Because weakness is a common symptom of many other disorders, myasthenia gravis is difficult to diagnose, and a diagnosis of the disease may be delayed one or two years. The diagnosis is often missed in people who have mild weakness or in those whose weakness is restricted to only a few muscles. Many patients may go for years before they complain to a doctor. Many patients simply adapt to the symptoms and are unaware of the disease.

The first step in diagnosing myasthenia gravis is a review of the individual’s medical history. This is followed by physical and neurological examinations.

If the doctor suspects myasthenia gravis, several diagnostic tests are available to confirm the diagnosis.

• Blood analysis - A blood test checks for the abnormal antibodies that may be causing the nerve impulses to never get to the muscles.

• CT scan - The doctor is checking to see if you have an abnormality or tumor on your thymus.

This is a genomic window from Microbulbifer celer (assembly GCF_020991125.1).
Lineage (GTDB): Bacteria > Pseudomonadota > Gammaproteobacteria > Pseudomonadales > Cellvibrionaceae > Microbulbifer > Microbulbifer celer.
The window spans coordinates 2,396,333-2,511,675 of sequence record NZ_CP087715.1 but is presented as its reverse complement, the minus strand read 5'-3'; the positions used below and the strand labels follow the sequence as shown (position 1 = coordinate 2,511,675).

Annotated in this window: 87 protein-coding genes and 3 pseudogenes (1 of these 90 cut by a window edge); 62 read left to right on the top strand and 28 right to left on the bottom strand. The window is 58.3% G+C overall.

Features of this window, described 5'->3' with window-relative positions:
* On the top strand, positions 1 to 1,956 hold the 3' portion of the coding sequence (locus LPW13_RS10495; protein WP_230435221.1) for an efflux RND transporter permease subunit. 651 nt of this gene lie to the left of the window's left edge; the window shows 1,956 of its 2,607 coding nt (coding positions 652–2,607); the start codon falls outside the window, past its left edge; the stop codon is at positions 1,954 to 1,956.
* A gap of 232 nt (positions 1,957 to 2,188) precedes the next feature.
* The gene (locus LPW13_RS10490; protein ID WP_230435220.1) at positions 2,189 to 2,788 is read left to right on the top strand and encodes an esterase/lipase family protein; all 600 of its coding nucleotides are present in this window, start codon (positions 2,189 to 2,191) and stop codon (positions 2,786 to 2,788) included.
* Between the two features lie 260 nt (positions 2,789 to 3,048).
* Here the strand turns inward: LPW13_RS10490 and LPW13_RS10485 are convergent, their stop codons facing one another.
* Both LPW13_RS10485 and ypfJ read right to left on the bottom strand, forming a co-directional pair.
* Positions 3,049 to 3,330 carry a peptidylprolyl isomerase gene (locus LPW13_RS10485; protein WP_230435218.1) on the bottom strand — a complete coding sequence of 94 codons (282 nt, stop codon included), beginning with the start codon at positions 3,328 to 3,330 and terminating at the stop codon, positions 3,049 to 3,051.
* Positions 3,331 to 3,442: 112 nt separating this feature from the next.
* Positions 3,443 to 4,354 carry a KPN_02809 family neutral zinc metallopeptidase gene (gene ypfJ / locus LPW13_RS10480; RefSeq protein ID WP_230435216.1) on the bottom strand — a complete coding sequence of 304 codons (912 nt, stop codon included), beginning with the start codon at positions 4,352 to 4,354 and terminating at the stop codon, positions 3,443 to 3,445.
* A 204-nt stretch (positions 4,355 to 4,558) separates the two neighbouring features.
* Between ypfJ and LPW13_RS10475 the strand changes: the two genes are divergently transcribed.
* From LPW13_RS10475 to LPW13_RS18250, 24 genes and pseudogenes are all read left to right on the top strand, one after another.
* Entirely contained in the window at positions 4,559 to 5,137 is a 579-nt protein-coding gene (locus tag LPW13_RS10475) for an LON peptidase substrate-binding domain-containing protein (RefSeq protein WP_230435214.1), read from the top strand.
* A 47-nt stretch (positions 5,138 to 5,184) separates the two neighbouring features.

• Edrophonium test - This test may also be called a Tensilon test. You will be injected with a chemical called edrophonium, and this chemical should cause a sudden and temporary improvement in your muscle strength. This improvement indicates that you may have myasthenia gravis.

• Electromyography (EMG) Electromyography (EMG) measures electrical activity traveling between your brain and muscles. A fine wire electrode will be inserted through your skin and into a muscle.

• Nerve conduction studies – This test uses the principle that continued use of the same muscle will make it weak and tired. Electrodes are attached to your skin over the muscles to be tested. Small impulses of electricity are sent through the electrode to measure the nerve’s ability to send a message to the muscle.

• Pulmonary function tests – These tests indicate whether myasthenia gravis affects muscles that help you breathe (respiratory muscles).